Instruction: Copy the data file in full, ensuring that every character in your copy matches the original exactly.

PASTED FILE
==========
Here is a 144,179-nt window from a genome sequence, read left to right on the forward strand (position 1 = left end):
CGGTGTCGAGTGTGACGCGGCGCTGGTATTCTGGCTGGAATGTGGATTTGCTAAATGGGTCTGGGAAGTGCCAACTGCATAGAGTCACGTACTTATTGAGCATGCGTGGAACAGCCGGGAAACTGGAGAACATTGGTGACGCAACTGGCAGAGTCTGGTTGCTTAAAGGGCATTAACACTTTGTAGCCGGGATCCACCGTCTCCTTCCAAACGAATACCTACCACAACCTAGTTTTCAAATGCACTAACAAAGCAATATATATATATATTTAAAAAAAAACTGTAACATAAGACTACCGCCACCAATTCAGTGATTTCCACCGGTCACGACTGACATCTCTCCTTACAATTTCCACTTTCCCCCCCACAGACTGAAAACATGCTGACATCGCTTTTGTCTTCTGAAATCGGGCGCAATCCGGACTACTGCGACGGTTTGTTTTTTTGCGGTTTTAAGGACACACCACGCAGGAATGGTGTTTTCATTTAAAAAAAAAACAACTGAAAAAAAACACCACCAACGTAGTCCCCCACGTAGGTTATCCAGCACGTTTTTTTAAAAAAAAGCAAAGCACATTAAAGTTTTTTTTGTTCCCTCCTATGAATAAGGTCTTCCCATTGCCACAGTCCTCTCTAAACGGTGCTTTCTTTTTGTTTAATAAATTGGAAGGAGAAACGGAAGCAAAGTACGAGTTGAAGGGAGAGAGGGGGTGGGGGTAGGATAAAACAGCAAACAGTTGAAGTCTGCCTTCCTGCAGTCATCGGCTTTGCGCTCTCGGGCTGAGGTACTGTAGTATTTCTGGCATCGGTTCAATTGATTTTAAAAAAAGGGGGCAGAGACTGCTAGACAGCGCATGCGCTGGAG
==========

Here is a 144,179-nt window from a genome sequence, read left to right on the forward strand (position 1 = left end):
CGGTGTCGAGTGTGACGCGGCGCTGGTATTCTGGCTGGAATGTGGATTTGCTAAATGGGTCTGGGAAGTGCCAACTGCATAGAGTCACGTACTTATTGAGCATGCGTGGAACAGCCGGGAAACTGGAGAACATTGGTGACGCAACTGGCAGAGTCTGGTTGCTTAAAGGGCATTAACACTTTGTAGCCGGGATCCACCGTCTCCTTCCAAACGAATACCTACCACAACCTAGTTTTCAAATGCACTAACAAAGCAATATATATATATATTTAAAAAAAAACTGTAACATAAGACTACCGCCACCAATTCAGTGATTTCCACCGGTCACGACTGACATCTCTCCTTACAATTTCCACTTTCCCCCCCACAGACTGAAAACATGCTGACATCGCTTTTGTCTTCTGAAATCGGGCGCAATCCGGACTACTGCGACGGTTTGTTTTTTTGCGGTTTTAAGGACACACCACGCAGGAATGGTGTTTTCATTTAAAAAAAAAACAACTGAAAAAAAACACCACCAACGTAGTCCCCCACGTAGGTTATCCAGCACGTTTTTTTAAAAAAAAGCAAAGCACATTAAAGTTTTTTTTGTTCCCTCCTATGAATAAGGTCTTCCCATTGCCACAGTCCTCTCTAAACGGTGCTTTCTTTTTGTTTAATAAATTGGAAGGAGAAACGGAAGCAAAGTACGAGTTGAAGGGAGAGAGGGGGTGGGGGTAGGATAAAACAGCAAACAGTTGAAGTCTGCCTTCCTGCAGTCATCGGCTTTGCGCTCTCGGGCTGAGGTACTGTAGTATTTCTGGCATCGGTTCAATTGATTTTAAAAAAAGGGGGCAGAGACTGCTAGACAGCGCATGCGCTGGAG